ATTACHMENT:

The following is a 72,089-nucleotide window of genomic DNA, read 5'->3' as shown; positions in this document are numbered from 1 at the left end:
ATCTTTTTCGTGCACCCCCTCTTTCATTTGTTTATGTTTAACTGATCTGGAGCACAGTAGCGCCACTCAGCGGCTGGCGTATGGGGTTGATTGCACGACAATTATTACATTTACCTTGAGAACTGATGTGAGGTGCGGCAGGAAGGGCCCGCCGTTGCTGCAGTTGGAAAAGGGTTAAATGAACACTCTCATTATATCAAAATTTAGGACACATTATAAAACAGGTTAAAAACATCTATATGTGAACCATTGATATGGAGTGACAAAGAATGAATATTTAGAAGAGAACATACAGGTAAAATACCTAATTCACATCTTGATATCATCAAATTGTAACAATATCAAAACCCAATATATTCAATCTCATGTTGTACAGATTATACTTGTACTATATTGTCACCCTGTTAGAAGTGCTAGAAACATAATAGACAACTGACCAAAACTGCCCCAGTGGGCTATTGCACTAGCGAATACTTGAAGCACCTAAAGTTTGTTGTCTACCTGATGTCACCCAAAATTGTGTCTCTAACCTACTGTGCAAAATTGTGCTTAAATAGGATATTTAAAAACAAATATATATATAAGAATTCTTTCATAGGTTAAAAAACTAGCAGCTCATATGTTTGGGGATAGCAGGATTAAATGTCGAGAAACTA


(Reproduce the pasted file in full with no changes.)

The following is a 72,089-nucleotide window of genomic DNA, read 5'->3' as shown; positions in this document are numbered from 1 at the left end:
ATCTTTTTCGTGCACCCCCTCTTTCATTTGTTTATGTTTAACTGATCTGGAGCACAGTAGCGCCACTCAGCGGCTGGCGTATGGGGTTGATTGCACGACAATTATTACATTTACCTTGAGAACTGATGTGAGGTGCGGCAGGAAGGGCCCGCCGTTGCTGCAGTTGGAAAAGGGTTAAATGAACACTCTCATTATATCAAAATTTAGGACACATTATAAAACAGGTTAAAAACATCTATATGTGAACCATTGATATGGAGTGACAAAGAATGAATATTTAGAAGAGAACATACAGGTAAAATACCTAATTCACATCTTGATATCATCAAATTGTAACAATATCAAAACCCAATATATTCAATCTCATGTTGTACAGATTATACTTGTACTATATTGTCACCCTGTTAGAAGTGCTAGAAACATAATAGACAACTGACCAAAACTGCCCCAGTGGGCTATTGCACTAGCGAATACTTGAAGCACCTAAAGTTTGTTGTCTACCTGATGTCACCCAAAATTGTGTCTCTAACCTACTGTGCAAAATTGTGCTTAAATAGGATATTTAAAAACAAATATATATATAAGAATTCTTTCATAGGTTAAAAAACTAGCAGCTCATATGTTTGGGGATAGCAGGATTAAATGTCGAGAAACTA